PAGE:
Storm Summary

  1. A spring squall line with heavy showers and thundershowers swept through the region behind an early morning cold front.  Basically we were in a “showers and sunbreaks” weather pattern we often get behind cold fronts.
  2. Around 1pm a tornado dropped out of a thunderstorm near NE 33rd and Marine Drive in Portland.  This was just west of PDX and quite close to the National Weather Service office (at the airport).
  3. Tornado quickly moved across the Columbia River and through central/east Vancouver on a 9 mile trek toward Brush Prairie.
  4. The deaths all occurred in a several-block stretch.  From around the Fort Vancouver H.S. track to NE Fourth Plain and NE Andresen Rd.
  5. Just a few minutes later the tornado was gone after skipping out to Brush Prairie; lifting off the ground several times.

Tornado Vancouver 1972_a.png

Tornado Vancouver 1972

It’s easy to find lots of details about the tornado online; this link gives a detailed accounting of the storm as it moved through Vancouver:  https://www.historylink.org/File/8099

And here’s the official detailed storm survey/summary from the National Weather Service:  https://www.weather.gov/media/publications/assessments/Tornado%20Vancouver%20WA%201972.pdf

Ogden Elementary school was not rebuilt in the same location.  Instead a “new” Ogden Elementary was built about 3/4 mile to the northeast in just 18 months!

Chief Meteorologist Mark Nelsen


Typical April Showers Ahead

April 2, 2019

6pm Tuesday…

Here we are…it’s April in the Pacific Northwest.  The weather?  Pleasant, but uninspiring for meteorologists.   This past weekend was wonderful with mainly sunny skies and temperatures above average.  Lots more clouds yesterday and today but not much rain so far for MOST of us.  Today the only real soaking has been south of Portland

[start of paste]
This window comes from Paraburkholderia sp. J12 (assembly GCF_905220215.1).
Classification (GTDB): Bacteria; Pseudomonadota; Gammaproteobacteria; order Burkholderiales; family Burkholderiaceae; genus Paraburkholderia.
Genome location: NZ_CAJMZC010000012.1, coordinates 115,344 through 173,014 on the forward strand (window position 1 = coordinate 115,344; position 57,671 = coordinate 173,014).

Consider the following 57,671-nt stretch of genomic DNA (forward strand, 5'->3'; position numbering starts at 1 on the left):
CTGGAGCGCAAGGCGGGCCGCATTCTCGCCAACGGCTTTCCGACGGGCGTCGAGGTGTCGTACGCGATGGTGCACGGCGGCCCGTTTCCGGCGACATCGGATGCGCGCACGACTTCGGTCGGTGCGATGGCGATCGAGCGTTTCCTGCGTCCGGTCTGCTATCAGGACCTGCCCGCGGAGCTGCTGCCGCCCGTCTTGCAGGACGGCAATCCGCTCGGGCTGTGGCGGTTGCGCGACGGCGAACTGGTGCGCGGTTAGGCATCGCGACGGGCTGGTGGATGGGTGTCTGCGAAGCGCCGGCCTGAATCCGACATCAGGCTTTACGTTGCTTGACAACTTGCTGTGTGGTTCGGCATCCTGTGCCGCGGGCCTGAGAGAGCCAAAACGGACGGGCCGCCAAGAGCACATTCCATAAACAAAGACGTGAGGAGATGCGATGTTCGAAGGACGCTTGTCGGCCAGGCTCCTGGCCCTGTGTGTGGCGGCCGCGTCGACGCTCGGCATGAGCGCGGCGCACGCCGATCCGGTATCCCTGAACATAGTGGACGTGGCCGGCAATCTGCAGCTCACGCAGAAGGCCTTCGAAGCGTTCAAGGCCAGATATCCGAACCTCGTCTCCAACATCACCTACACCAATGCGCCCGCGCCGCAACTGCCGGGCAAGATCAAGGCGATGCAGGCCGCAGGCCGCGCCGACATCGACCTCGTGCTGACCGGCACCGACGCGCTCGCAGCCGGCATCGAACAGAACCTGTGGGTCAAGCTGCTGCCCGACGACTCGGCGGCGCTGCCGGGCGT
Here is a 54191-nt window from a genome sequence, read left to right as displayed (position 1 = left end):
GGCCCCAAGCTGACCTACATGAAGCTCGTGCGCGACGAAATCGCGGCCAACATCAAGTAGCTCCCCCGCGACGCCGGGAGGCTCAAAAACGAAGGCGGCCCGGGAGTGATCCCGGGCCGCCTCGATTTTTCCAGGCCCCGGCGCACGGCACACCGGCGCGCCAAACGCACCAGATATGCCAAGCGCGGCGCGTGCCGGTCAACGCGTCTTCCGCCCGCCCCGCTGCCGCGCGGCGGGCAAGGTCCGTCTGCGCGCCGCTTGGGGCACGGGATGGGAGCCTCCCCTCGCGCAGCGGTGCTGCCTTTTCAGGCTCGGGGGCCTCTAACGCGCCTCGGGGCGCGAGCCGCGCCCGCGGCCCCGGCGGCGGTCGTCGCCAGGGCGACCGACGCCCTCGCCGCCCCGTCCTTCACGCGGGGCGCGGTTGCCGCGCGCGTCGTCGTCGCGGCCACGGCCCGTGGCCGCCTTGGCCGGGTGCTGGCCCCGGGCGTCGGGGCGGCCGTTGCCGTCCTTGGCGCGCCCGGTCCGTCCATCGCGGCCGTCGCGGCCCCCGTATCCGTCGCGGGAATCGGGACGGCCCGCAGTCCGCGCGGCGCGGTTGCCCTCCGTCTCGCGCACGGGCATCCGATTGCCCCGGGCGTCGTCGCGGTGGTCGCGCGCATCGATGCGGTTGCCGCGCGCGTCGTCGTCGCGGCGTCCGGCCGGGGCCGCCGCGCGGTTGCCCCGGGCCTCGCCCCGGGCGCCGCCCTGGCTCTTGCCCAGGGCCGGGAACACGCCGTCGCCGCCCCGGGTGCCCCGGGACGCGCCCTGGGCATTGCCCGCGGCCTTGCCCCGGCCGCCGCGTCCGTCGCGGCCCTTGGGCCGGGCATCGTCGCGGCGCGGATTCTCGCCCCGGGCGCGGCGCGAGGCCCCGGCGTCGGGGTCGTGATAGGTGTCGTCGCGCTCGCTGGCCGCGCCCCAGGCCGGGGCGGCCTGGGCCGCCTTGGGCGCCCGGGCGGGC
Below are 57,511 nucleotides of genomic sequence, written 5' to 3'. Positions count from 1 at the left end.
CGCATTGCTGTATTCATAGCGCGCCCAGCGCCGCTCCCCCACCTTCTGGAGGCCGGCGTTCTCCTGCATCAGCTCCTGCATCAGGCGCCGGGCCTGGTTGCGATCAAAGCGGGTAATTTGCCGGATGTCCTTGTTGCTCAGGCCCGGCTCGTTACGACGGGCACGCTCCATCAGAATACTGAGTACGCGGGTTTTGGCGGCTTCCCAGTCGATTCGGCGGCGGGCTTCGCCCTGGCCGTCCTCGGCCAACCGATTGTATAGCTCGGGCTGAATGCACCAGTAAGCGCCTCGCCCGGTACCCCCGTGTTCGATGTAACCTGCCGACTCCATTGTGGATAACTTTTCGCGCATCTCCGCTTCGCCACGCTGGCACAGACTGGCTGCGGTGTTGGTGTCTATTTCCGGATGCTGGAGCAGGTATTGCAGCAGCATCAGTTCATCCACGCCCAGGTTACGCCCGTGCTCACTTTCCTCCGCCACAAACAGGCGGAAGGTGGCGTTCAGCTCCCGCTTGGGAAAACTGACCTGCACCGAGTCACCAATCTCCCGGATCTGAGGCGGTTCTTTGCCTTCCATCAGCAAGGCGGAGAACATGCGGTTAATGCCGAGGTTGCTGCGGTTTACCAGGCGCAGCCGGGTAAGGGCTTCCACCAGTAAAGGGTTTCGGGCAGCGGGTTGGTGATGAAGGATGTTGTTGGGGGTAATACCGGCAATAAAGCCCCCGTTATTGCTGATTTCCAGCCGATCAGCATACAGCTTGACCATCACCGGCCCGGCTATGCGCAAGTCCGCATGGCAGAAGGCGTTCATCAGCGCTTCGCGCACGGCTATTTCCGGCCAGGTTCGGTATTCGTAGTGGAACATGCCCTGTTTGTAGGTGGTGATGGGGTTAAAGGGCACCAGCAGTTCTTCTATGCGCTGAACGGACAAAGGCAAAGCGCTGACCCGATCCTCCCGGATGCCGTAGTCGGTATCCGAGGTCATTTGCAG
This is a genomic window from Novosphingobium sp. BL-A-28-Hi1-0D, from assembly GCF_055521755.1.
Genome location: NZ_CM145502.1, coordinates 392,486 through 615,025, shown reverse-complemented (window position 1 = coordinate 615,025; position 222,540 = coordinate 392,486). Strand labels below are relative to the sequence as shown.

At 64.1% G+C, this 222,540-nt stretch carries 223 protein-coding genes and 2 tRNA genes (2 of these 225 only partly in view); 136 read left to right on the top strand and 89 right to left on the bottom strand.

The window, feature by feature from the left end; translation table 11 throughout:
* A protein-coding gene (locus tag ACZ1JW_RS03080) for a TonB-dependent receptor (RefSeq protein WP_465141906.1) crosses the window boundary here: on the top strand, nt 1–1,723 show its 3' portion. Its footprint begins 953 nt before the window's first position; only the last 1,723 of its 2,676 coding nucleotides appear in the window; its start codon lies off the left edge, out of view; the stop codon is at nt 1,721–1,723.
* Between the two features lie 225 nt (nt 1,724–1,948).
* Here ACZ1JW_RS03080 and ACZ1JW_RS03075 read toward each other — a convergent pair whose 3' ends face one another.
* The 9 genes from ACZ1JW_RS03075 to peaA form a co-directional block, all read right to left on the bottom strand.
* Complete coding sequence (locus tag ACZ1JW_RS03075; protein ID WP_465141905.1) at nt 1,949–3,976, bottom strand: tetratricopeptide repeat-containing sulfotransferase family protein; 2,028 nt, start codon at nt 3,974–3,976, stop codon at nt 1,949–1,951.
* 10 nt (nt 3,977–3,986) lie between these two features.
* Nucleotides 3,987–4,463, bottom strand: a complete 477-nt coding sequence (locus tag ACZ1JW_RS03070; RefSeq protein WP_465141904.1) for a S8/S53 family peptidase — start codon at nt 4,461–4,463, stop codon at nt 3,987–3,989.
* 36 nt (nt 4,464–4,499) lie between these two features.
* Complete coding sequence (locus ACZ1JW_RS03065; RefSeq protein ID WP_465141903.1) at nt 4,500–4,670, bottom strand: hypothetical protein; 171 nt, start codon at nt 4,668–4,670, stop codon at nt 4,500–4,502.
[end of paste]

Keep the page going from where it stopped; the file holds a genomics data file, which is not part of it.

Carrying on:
Rain Metro Today Databound

We are in a bit of a “split-flow” right now, but the jet stream consolidates a bit Thursday and beyond.  So we’ll turn wetter the 2nd half of the week.   The ECMWF shows a good 1-2″ rain in the lowlands of western Oregon now through Sunday

ECMWF Precipitation Accumulation

There have been hints of a surface low moving close to the coastline Friday or Saturday, but each model and model run has been different.  It IS possible to get a windstorm in early April (April 7th 2017 storm) but rare.  I’ll keep a close eye on that possibility.

Otherwise it’s all about showers, sunbreaks, and make-up time for the very dry March.  We only saw about 50% of our typical rain last month.

By the way, this morning we tied a record for a warm low temperature.  It was the warmest of the season so far, more like June than April

I don’t see any significant warm spell coming up.  The ECMWF ensembles don’t point to any sort of ridging overhead, no big swings up or down

KPDX_2019040212_eps_min_max_15

Those surface temps are typically too cool, it’s fair to add about 5 degrees to those temps.

It can get quite warm (usually just for a few days) in April.  Last year we hit 86, and the all-time record is 90 in Portland.  More typical is a monthly high somewhere around 80.

April Warmest Temp

April is typically also a month where we transition from wet to dry.

April In Portland Stats

Some years it’s a soaker, other years quite dry.  Last year was unusual with a tremendously wet first half then our dry season began the second half of the month.  May was extremely dry last year as well.

There you go, your early April update…

Chief Meteorologist Mark Nelsen